Microsoft® Windows® XP does not include scandisk. However, it does contain chkdsk. The chkdsk command creates and displays a status report for the disk. It can also be used to list and correct errors on the disk.
- Chkdsk requires exclusive access to a disk volume when it runs. Close all programs before running the chkdsk command. If one or more files on the disk being checked are open, you are prompted to schedule the disk check for the next time the computer is restarted.
- Depending on the number of files and folders, the size of the disk volume, disk performance, and available system resources, such as processor and memory, the chkdsk command may take a long time to complete.
- Chkdsk may not accurately report information in read-only mode.
Perform the following steps to use the chkdsk command.
- Open My Computer.
- From the Windows® XP default Start menu, click My Computer.
- If you are using the Windows XP classic Start menu, double-click the My Computer icon on your desktop.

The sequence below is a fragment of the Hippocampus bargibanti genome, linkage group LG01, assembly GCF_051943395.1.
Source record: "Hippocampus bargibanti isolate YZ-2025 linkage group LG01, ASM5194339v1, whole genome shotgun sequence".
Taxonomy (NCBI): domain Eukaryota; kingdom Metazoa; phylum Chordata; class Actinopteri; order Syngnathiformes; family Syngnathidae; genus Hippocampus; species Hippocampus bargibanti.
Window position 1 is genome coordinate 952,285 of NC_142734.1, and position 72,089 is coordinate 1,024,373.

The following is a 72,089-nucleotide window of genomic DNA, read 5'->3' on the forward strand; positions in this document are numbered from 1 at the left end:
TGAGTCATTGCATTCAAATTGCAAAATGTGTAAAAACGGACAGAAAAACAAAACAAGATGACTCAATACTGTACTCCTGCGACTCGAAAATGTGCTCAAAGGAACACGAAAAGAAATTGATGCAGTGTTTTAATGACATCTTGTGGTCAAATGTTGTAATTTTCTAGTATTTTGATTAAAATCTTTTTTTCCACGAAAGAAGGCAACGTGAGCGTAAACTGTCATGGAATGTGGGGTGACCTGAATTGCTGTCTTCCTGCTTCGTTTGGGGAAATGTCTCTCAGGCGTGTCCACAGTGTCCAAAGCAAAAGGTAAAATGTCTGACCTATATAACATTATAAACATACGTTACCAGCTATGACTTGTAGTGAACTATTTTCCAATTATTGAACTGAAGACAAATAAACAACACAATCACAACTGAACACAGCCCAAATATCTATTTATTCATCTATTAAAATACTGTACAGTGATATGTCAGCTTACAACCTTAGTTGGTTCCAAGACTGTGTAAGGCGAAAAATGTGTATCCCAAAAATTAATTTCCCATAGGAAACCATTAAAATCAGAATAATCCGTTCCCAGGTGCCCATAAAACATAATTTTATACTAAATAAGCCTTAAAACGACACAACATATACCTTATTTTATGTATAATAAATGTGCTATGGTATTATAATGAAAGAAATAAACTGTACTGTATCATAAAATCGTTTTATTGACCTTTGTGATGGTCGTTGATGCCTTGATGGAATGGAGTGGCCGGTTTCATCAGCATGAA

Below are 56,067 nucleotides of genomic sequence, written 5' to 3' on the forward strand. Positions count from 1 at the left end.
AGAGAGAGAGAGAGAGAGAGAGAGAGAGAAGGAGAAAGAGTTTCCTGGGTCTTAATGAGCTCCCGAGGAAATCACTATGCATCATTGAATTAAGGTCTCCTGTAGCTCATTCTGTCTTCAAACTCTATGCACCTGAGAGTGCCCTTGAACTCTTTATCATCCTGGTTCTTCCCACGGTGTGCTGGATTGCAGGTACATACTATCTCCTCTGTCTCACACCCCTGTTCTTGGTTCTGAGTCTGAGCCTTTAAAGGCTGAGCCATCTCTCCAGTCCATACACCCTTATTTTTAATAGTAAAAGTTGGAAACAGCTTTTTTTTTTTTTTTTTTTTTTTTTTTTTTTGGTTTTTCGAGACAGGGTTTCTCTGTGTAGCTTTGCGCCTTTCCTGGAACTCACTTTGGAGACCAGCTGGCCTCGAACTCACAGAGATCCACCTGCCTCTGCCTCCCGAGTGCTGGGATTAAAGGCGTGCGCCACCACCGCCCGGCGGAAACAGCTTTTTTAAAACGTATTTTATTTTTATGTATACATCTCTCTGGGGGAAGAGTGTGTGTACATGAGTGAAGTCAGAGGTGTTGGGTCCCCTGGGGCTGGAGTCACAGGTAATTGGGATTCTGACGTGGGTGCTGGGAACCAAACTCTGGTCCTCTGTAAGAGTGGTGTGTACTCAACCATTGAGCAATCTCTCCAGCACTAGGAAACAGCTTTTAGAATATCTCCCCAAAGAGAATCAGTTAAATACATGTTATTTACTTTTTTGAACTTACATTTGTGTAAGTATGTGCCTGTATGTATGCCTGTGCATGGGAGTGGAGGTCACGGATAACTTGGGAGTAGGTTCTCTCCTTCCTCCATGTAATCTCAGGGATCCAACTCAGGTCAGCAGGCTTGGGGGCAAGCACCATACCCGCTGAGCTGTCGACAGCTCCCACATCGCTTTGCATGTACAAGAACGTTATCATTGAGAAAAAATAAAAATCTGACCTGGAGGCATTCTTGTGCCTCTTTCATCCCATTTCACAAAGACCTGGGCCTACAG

- In the My Computer window, click to select the local disk. From the File menu, click Properties.
- In the Local Disk Properties dialog box, click the Tools tab. On the Tools tab, in the Error-checking box, click Check Now.
- In the Check Disk Local Disk dialog box, select one or both of the option checkboxes, and then click Start.
- Automatically fix file system errors - Fixes errors without scanning the volume for bad sectors.
- Scan for and attempt recovery of bad sectors - Repairs errors, locates bad sectors, and recovers readable information.
- The disk is checked. When complete, close all open dialog boxes.
Note: All files must be closed for this process to run. If the volume is currently in use, the following dialog box opens.
- In the Checking Disk Local Disk dialog box, to schedule disk check on the next restart, click Yes.
- Restart the computer.
- The next time the computer is turned on, the disk check executes before entering Windows.
For more information about the chkdsk command, click the following Microsoft hyperlinks.